A Road Test by Michelle Marvig: The Magik Pressing Mat
Life is too short to iron, right? I avoid buying clothes that require ironing, fold the clothes as soon as they come off the line, and have never ironed household linen. So, why am I happy to be testing something that has to do with ironing?Because the one thing that I am pedantic about pressing is my patchwork and the Magik Pressing Mat makes my life easier!
But, what it the Magik Pressing Mat? It is a 12in x 18in pad of ½in thick 100% felted wool made in America. It is a portable ironing pad. The advantage of this ironing pad over other types of ironing pads on the market is the fibre from which it is made. The wool is a perfect surface for pressing, firm but does absorb some of the height of your work, like embroideries or appliqué. The wool absorbs the heat from the iron too, reflecting back the heat into the fabrics, which is like pressing both sides of a seam at the same time. The pressed seams sat extremely flat, and kept their pressed direction. A little while ago I purchased a new ironing board. Paid more money to get the bigger board, from a reputable brand. However, my board is not flat. It has a dip in the middle. Can’t press anything easily through the middle of the board, the area that you use the most. I have been placing the Magik Pressing Mat on this part of my ironing board and can finally get a great press on my piecing! Yeah!
It is a wool product, but you can still use a steam iron if you wish. A very slight smell of damp wool occurred, but nothing major, and I was maybe only aware of it as I was looking for it. I also used my spray starch on the appliqué pieces I was preparing with no issue. I did not find the wool pad got damp underneath while using these products, but it possibly could if you spent a long time ironing with moisture of any type. As wool is absorbent, it would be advisable to dry completely before storing, if you ever put the pressing mat away. Can’t see that I will ever be doing that. However, I would advise you take care where you place the mat. I was using my iron on the linen setting. It can get warm underneath and I would not want this to mark a piece of timber furniture or warp a cutting mat. I did use it right next to my sewing machine on my work table with no problems. You can actually get a result when using your iron on a lower setting, as you really are getting twice the heat of the iron when it reflected back from the wool pad.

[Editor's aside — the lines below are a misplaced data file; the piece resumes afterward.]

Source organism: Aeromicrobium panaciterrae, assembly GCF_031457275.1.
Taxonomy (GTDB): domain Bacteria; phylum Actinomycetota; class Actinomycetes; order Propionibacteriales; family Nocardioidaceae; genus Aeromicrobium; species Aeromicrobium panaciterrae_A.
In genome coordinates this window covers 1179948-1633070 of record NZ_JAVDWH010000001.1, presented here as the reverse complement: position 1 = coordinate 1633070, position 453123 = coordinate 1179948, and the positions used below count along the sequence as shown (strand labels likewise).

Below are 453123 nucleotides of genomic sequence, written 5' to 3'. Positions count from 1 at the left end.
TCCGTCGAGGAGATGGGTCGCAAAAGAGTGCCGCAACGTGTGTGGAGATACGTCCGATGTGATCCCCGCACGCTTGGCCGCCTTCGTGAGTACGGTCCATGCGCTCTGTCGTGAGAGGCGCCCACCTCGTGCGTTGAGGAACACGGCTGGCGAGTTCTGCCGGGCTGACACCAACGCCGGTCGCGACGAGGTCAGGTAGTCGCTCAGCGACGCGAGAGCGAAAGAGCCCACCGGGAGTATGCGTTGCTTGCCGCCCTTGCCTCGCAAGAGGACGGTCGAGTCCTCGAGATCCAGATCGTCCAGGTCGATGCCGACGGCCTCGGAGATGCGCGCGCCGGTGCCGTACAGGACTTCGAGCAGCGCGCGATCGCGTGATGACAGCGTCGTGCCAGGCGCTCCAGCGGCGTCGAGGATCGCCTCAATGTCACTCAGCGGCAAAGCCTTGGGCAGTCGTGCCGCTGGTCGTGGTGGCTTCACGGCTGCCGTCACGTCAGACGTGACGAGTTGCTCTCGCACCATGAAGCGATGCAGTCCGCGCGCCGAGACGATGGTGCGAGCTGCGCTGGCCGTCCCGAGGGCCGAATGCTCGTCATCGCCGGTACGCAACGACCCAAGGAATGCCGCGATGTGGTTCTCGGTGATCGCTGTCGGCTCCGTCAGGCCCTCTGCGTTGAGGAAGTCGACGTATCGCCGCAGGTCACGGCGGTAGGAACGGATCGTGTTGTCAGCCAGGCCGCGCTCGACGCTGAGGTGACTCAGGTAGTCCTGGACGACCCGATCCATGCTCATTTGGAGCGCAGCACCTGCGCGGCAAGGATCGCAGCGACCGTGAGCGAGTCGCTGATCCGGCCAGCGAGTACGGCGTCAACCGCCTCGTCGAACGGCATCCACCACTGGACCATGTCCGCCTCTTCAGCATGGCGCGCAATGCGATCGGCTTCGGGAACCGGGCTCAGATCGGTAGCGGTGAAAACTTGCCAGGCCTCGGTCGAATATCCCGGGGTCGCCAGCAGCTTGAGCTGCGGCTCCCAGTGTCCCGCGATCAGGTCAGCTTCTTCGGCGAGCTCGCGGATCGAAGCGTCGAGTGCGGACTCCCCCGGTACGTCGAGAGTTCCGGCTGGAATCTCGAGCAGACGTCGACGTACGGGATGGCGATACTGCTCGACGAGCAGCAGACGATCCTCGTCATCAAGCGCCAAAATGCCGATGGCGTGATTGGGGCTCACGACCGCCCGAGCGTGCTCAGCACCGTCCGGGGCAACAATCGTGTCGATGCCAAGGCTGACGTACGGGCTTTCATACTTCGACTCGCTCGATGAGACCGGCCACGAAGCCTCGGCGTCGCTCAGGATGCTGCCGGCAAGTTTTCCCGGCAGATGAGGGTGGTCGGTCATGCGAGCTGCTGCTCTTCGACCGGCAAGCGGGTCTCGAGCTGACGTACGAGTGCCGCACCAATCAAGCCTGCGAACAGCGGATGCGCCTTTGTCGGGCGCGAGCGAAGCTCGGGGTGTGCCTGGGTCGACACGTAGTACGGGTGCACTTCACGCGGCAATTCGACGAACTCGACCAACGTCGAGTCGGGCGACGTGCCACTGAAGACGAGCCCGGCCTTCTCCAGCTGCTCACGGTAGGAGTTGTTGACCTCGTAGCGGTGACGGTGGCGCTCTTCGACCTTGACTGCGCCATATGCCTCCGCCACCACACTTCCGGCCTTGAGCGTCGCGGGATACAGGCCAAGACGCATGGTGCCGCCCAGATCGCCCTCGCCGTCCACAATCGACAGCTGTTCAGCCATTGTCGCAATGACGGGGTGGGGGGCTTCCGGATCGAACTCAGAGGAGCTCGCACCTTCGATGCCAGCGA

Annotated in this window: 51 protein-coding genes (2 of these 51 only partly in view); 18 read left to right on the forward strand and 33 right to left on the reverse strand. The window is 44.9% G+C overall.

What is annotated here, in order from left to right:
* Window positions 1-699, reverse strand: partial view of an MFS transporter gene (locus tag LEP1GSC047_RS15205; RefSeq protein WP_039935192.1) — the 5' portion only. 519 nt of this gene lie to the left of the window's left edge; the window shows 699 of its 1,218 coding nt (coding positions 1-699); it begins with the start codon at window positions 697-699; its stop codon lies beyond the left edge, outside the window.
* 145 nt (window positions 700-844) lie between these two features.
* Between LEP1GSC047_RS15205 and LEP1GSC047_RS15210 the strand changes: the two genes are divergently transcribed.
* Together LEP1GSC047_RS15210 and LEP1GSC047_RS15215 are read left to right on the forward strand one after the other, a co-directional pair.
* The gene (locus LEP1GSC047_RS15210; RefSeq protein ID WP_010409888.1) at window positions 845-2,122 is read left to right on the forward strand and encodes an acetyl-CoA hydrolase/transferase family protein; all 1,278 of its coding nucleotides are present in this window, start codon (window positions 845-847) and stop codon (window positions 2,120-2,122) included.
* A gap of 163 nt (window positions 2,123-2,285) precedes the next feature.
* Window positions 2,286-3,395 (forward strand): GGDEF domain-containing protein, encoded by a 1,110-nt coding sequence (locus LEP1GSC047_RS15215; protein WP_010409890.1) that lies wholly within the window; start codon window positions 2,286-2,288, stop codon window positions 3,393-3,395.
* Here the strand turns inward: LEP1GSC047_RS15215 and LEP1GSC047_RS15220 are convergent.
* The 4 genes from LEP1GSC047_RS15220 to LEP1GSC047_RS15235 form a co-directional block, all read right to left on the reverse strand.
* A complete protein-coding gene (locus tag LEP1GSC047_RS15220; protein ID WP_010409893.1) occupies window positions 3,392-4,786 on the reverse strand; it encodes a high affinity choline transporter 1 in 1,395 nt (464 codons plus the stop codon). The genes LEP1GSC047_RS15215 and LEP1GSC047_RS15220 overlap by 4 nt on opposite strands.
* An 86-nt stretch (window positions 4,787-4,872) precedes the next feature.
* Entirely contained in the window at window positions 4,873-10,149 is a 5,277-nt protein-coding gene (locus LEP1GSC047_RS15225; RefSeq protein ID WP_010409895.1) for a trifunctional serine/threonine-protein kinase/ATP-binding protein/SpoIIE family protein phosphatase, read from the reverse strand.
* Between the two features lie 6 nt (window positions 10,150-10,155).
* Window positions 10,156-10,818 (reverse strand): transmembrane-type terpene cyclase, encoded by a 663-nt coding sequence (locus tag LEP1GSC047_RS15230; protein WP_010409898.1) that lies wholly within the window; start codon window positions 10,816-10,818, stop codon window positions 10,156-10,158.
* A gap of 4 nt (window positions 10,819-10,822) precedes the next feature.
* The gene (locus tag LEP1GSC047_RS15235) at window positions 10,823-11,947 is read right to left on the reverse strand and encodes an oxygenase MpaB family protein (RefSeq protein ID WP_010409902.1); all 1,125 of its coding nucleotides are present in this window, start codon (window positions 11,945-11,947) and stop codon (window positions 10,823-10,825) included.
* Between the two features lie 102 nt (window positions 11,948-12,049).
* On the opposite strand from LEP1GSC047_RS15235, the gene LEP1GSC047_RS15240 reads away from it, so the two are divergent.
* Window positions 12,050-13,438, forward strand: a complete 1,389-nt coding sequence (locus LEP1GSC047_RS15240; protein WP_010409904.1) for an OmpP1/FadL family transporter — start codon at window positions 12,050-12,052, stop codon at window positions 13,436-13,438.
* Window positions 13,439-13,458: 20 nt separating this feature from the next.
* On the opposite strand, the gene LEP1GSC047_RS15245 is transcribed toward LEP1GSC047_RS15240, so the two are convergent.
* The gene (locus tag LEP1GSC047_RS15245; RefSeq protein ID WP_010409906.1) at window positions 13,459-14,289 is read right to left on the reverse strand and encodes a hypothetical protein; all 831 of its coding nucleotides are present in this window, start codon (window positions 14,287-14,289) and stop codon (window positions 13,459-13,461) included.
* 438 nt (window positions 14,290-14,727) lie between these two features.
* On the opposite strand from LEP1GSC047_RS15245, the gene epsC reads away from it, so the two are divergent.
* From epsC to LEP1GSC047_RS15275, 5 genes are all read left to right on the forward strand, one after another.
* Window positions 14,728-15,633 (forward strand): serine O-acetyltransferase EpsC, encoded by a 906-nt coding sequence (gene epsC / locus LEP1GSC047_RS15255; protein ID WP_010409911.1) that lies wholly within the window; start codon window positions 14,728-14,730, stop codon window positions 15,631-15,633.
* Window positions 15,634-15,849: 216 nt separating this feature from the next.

Another advantage is that you can use the pad as a mini design wall and place pieces on the mat for checking colours or placement, or even to move to the sewing machine. Even my beautiful fine pins had no trouble being used in the mat, if you need to pin anything to the mat. As you can do this, another use of the mat could be to block small pieces: that is pin in place then press and hold to square blocks or embroideries. This size mat is also a fabulous size to take to workshops and retreats. Not too big to take, or too big to use in a shared space. Travel irons do not get as hot as full size iron and some do not have steam. The characteristics of wool in the Magik Pressing Mat will still give you a lovely press. The only downside is that I tried my wooden roller for pressing seams and the wool is not firm enough to give a press with this tool.
There are many versions of wool pressing mats on the market, in a variety of sizes, manufactured in many locations. I will be keeping a wool pressing mat in my studio, as I like that fact that I require less effort to press beautiful, flat seams. Check out this product in your local shop, or at a quilt show. The Magik Pressing Mat that I tested came from Punch with Judy.
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